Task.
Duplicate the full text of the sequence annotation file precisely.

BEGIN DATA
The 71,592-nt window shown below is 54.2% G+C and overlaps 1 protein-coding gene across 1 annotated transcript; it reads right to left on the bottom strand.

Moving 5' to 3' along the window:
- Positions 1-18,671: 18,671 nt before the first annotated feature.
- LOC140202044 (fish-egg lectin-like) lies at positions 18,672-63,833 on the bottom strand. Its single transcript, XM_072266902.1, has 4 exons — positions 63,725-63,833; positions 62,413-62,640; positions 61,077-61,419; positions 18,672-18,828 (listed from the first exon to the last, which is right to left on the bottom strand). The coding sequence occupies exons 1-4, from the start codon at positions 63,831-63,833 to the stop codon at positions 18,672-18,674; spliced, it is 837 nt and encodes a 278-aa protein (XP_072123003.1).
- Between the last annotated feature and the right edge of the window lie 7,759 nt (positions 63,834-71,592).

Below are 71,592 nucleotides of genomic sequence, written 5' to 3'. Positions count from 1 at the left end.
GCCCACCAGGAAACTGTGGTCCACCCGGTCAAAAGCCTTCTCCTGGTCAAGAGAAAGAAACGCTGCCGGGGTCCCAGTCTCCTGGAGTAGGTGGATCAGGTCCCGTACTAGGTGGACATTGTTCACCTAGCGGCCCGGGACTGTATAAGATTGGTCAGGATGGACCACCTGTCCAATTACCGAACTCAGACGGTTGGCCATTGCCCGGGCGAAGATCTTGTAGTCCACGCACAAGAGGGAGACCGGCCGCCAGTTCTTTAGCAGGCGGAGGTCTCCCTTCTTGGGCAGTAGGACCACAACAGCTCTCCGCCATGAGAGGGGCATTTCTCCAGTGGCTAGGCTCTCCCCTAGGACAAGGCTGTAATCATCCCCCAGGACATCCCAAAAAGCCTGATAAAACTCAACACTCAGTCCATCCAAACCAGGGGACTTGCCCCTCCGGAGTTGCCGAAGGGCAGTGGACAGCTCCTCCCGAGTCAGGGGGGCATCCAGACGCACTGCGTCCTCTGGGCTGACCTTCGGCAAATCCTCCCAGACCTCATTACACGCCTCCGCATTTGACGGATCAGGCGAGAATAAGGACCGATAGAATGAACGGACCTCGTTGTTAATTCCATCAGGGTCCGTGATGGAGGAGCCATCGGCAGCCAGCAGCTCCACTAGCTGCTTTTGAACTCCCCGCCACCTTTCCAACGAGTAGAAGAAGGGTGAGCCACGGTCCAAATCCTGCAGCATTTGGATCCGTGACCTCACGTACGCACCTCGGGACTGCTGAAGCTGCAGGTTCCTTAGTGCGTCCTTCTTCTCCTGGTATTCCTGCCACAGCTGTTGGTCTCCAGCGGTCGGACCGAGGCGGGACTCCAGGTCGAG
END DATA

The 71,592-nt window shown below is 54.2% G+C and overlaps 1 protein-coding gene across 1 annotated transcript; it reads right to left on the bottom strand.

Moving 5' to 3' along the window:
- Positions 1-18,671: 18,671 nt before the first annotated feature.
- LOC140202044 (fish-egg lectin-like) lies at positions 18,672-63,833 on the bottom strand. Its single transcript, XM_072266902.1, has 4 exons — positions 63,725-63,833; positions 62,413-62,640; positions 61,077-61,419; positions 18,672-18,828 (listed from the first exon to the last, which is right to left on the bottom strand). The coding sequence occupies exons 1-4, from the start codon at positions 63,831-63,833 to the stop codon at positions 18,672-18,674; spliced, it is 837 nt and encodes a 278-aa protein (XP_072123003.1).
- Between the last annotated feature and the right edge of the window lie 7,759 nt (positions 63,834-71,592).

Below are 71,592 nucleotides of genomic sequence, written 5' to 3'. Positions count from 1 at the left end.
GCCCACCAGGAAACTGTGGTCCACCCGGTCAAAAGCCTTCTCCTGGTCAAGAGAAAGAAACGCTGCCGGGGTCCCAGTCTCCTGGAGTAGGTGGATCAGGTCCCGTACTAGGTGGACATTGTTCACCTAGCGGCCCGGGACTGTATAAGATTGGTCAGGATGGACCACCTGTCCAATTACCGAACTCAGACGGTTGGCCATTGCCCGGGCGAAGATCTTGTAGTCCACGCACAAGAGGGAGACCGGCCGCCAGTTCTTTAGCAGGCGGAGGTCTCCCTTCTTGGGCAGTAGGACCACAACAGCTCTCCGCCATGAGAGGGGCATTTCTCCAGTGGCTAGGCTCTCCCCTAGGACAAGGCTGTAATCATCCCCCAGGACATCCCAAAAAGCCTGATAAAACTCAACACTCAGTCCATCCAAACCAGGGGACTTGCCCCTCCGGAGTTGCCGAAGGGCAGTGGACAGCTCCTCCCGAGTCAGGGGGGCATCCAGACGCACTGCGTCCTCTGGGCTGACCTTCGGCAAATCCTCCCAGACCTCATTACACGCCTCCGCATTTGACGGATCAGGCGAGAATAAGGACCGATAGAATGAACGGACCTCGTTGTTAATTCCATCAGGGTCCGTGATGGAGGAGCCATCGGCAGCCAGCAGCTCCACTAGCTGCTTTTGAACTCCCCGCCACCTTTCCAACGAGTAGAAGAAGGGTGAGCCACGGTCCAAATCCTGCAGCATTTGGATCCGTGACCTCACGTACGCACCTCGGGACTGCTGAAGCTGCAGGTTCCTTAGTGCGTCCTTCTTCTCCTGGTATTCCTGCCACAGCTGTTGGTCTCCAGCGGTCGGACCGAGGCGGGACTCCAGGTCGAG